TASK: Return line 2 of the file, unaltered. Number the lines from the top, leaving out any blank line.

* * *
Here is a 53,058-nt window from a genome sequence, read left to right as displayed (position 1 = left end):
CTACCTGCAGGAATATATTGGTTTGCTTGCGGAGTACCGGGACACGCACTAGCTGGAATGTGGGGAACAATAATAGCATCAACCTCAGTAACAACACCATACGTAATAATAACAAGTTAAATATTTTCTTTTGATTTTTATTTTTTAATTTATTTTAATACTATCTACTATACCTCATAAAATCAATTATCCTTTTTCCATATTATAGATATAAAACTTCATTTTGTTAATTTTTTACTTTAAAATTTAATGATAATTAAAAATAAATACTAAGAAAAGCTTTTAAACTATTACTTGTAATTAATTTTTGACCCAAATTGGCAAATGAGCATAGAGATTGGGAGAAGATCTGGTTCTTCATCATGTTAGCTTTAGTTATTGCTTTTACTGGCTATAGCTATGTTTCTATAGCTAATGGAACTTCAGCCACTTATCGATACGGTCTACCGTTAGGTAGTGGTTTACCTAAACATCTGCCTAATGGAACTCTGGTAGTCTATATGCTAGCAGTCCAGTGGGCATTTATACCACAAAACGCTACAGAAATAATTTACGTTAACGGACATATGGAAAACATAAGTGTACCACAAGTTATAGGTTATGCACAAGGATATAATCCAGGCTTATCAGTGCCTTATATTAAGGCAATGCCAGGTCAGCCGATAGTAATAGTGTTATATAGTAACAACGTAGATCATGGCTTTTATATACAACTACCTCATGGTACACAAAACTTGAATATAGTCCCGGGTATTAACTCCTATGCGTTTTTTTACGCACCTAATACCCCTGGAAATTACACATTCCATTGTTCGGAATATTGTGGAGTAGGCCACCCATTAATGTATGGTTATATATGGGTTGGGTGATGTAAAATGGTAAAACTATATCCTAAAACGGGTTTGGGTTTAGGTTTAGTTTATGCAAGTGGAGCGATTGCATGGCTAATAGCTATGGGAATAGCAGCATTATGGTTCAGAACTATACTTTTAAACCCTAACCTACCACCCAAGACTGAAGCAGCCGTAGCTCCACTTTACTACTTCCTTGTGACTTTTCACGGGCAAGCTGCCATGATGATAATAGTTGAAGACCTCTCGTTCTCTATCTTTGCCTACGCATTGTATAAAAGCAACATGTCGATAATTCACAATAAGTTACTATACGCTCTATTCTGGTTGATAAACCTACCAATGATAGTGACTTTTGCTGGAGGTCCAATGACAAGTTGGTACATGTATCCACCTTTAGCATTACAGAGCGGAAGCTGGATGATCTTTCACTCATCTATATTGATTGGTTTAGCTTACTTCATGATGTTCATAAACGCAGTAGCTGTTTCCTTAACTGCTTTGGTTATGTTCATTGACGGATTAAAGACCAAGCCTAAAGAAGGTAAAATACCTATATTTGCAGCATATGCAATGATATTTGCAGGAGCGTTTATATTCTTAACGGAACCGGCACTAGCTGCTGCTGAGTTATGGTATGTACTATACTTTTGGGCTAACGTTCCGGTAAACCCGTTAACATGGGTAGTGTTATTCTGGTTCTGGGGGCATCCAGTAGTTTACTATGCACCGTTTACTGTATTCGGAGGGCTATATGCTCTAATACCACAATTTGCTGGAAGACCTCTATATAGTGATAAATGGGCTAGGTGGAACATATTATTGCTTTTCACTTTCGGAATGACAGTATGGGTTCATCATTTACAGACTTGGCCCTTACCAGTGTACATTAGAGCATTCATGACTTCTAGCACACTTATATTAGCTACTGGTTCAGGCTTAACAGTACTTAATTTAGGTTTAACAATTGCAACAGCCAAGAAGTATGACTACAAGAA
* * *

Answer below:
CTACCTGCAGGAATATATTGGTTTGCTTGCGGAGTACCGGGACACGCACTAGCTGGAATGTGGGGAACAATAATAGCATCAACCTCAGTAACAACACCATACGTAATAATAACAAGTTAAATATTTTCTTTTGATTTTTATTTTTTAATTTATTTTAATACTATCTACTATACCTCATAAAATCAATTATCCTTTTTCCATATTATAGATATAAAACTTCATTTTGTTAATTTTTTACTTTAAAATTTAATGATAATTAAAAATAAATACTAAGAAAAGCTTTTAAACTATTACTTGTAATTAATTTTTGACCCAAATTGGCAAATGAGCATAGAGATTGGGAGAAGATCTGGTTCTTCATCATGTTAGCTTTAGTTATTGCTTTTACTGGCTATAGCTATGTTTCTATAGCTAATGGAACTTCAGCCACTTATCGATACGGTCTACCGTTAGGTAGTGGTTTACCTAAACATCTGCCTAATGGAACTCTGGTAGTCTATATGCTAGCAGTCCAGTGGGCATTTATACCACAAAACGCTACAGAAATAATTTACGTTAACGGACATATGGAAAACATAAGTGTACCACAAGTTATAGGTTATGCACAAGGATATAATCCAGGCTTATCAGTGCCTTATATTAAGGCAATGCCAGGTCAGCCGATAGTAATAGTGTTATATAGTAACAACGTAGATCATGGCTTTTATATACAACTACCTCATGGTACACAAAACTTGAATATAGTCCCGGGTATTAACTCCTATGCGTTTTTTTACGCACCTAATACCCCTGGAAATTACACATTCCATTGTTCGGAATATTGTGGAGTAGGCCACCCATTAATGTATGGTTATATATGGGTTGGGTGATGTAAAATGGTAAAACTATATCCTAAAACGGGTTTGGGTTTAGGTTTAGTTTATGCAAGTGGAGCGATTGCATGGCTAATAGCTATGGGAATAGCAGCATTATGGTTCAGAACTATACTTTTAAACCCTAACCTACCACCCAAGACTGAAGCAGCCGTAGCTCCACTTTACTACTTCCTTGTGACTTTTCACGGGCAAGCTGCCATGATGATAATAGTTGAAGACCTCTCGTTCTCTATCTTTGCCTACGCATTGTATAAAAGCAACATGTCGATAATTCACAATAAGTTACTATACGCTCTATTCTGGTTGATAAACCTACCAATGATAGTGACTTTTGCTGGAGGTCCAATGACAAGTTGGTACATGTATCCACCTTTAGCATTACAGAGCGGAAGCTGGATGATCTTTCACTCATCTATATTGATTGGTTTAGCTTACTTCATGATGTTCATAAACGCAGTAGCTGTTTCCTTAACTGCTTTGGTTATGTTCATTGACGGATTAAAGACCAAGCCTAAAGAAGGTAAAATACCTATATTTGCAGCATATGCAATGATATTTGCAGGAGCGTTTATATTCTTAACGGAACCGGCACTAGCTGCTGCTGAGTTATGGTATGTACTATACTTTTGGGCTAACGTTCCGGTAAACCCGTTAACATGGGTAGTGTTATTCTGGTTCTGGGGGCATCCAGTAGTTTACTATGCACCGTTTACTGTATTCGGAGGGCTATATGCTCTAATACCACAATTTGCTGGAAGACCTCTATATAGTGATAAATGGGCTAGGTGGAACATATTATTGCTTTTCACTTTCGGAATGACAGTATGGGTTCATCATTTACAGACTTGGCCCTTACCAGTGTACATTAGAGCATTCATGACTTCTAGCACACTTATATTAGCTACTGGTTCAGGCTTAACAGTACTTAATTTAGGTTTAACAATTGCAACAGCCAAGAAGTATGACTACAAGAA